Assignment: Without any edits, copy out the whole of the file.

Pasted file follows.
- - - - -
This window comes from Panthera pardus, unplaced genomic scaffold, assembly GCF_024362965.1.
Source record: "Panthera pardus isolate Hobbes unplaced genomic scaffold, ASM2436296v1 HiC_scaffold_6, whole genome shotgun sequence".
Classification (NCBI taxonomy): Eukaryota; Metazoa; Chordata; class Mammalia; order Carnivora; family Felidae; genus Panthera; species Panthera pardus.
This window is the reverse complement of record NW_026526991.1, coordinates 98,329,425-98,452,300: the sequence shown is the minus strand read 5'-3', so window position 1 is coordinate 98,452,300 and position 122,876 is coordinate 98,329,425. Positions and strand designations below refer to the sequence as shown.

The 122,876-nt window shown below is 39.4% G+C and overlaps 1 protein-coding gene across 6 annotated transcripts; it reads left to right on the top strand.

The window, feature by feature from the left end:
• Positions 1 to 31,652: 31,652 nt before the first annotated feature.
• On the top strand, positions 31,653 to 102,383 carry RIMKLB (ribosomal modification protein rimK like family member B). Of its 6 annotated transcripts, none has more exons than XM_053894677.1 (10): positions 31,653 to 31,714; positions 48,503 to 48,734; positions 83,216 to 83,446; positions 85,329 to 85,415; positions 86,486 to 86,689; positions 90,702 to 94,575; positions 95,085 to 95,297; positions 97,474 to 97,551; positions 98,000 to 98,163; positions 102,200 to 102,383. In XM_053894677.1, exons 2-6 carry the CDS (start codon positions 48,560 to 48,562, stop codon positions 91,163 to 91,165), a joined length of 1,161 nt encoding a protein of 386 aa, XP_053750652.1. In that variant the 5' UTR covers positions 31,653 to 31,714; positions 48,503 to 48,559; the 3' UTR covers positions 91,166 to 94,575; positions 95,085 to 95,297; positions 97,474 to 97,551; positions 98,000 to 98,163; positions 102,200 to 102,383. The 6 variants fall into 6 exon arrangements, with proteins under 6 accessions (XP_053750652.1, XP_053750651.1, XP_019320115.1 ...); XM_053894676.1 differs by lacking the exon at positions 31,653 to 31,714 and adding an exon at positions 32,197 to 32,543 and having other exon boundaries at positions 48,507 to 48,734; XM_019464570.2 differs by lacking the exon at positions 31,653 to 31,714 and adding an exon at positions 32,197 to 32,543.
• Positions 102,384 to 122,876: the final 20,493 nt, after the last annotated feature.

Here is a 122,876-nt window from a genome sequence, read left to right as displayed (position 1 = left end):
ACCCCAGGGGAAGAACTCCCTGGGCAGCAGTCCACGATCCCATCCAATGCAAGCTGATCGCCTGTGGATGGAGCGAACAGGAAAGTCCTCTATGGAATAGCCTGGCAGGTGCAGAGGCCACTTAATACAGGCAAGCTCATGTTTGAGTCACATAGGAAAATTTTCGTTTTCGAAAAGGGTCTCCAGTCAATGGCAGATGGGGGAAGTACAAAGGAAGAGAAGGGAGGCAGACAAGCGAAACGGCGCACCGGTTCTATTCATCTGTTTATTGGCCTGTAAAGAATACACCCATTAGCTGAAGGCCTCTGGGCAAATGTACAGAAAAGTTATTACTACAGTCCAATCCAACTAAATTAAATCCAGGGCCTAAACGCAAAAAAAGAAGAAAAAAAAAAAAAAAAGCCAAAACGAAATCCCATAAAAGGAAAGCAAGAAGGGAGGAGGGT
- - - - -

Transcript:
This window comes from Panthera pardus, unplaced genomic scaffold, assembly GCF_024362965.1.
Source record: "Panthera pardus isolate Hobbes unplaced genomic scaffold, ASM2436296v1 HiC_scaffold_6, whole genome shotgun sequence".
Classification (NCBI taxonomy): Eukaryota; Metazoa; Chordata; class Mammalia; order Carnivora; family Felidae; genus Panthera; species Panthera pardus.
This window is the reverse complement of record NW_026526991.1, coordinates 98,329,425-98,452,300: the sequence shown is the minus strand read 5'-3', so window position 1 is coordinate 98,452,300 and position 122,876 is coordinate 98,329,425. Positions and strand designations below refer to the sequence as shown.

The 122,876-nt window shown below is 39.4% G+C and overlaps 1 protein-coding gene across 6 annotated transcripts; it reads left to right on the top strand.

The window, feature by feature from the left end:
• Positions 1 to 31,652: 31,652 nt before the first annotated feature.
• On the top strand, positions 31,653 to 102,383 carry RIMKLB (ribosomal modification protein rimK like family member B). Of its 6 annotated transcripts, none has more exons than XM_053894677.1 (10): positions 31,653 to 31,714; positions 48,503 to 48,734; positions 83,216 to 83,446; positions 85,329 to 85,415; positions 86,486 to 86,689; positions 90,702 to 94,575; positions 95,085 to 95,297; positions 97,474 to 97,551; positions 98,000 to 98,163; positions 102,200 to 102,383. In XM_053894677.1, exons 2-6 carry the CDS (start codon positions 48,560 to 48,562, stop codon positions 91,163 to 91,165), a joined length of 1,161 nt encoding a protein of 386 aa, XP_053750652.1. In that variant the 5' UTR covers positions 31,653 to 31,714; positions 48,503 to 48,559; the 3' UTR covers positions 91,166 to 94,575; positions 95,085 to 95,297; positions 97,474 to 97,551; positions 98,000 to 98,163; positions 102,200 to 102,383. The 6 variants fall into 6 exon arrangements, with proteins under 6 accessions (XP_053750652.1, XP_053750651.1, XP_019320115.1 ...); XM_053894676.1 differs by lacking the exon at positions 31,653 to 31,714 and adding an exon at positions 32,197 to 32,543 and having other exon boundaries at positions 48,507 to 48,734; XM_019464570.2 differs by lacking the exon at positions 31,653 to 31,714 and adding an exon at positions 32,197 to 32,543.
• Positions 102,384 to 122,876: the final 20,493 nt, after the last annotated feature.

Here is a 122,876-nt window from a genome sequence, read left to right as displayed (position 1 = left end):
ACCCCAGGGGAAGAACTCCCTGGGCAGCAGTCCACGATCCCATCCAATGCAAGCTGATCGCCTGTGGATGGAGCGAACAGGAAAGTCCTCTATGGAATAGCCTGGCAGGTGCAGAGGCCACTTAATACAGGCAAGCTCATGTTTGAGTCACATAGGAAAATTTTCGTTTTCGAAAAGGGTCTCCAGTCAATGGCAGATGGGGGAAGTACAAAGGAAGAGAAGGGAGGCAGACAAGCGAAACGGCGCACCGGTTCTATTCATCTGTTTATTGGCCTGTAAAGAATACACCCATTAGCTGAAGGCCTCTGGGCAAATGTACAGAAAAGTTATTACTACAGTCCAATCCAACTAAATTAAATCCAGGGCCTAAACGCAAAAAAAGAAGAAAAAAAAAAAAAAAAGCCAAAACGAAATCCCATAAAAGGAAAGCAAGAAGGGAGGAGGGT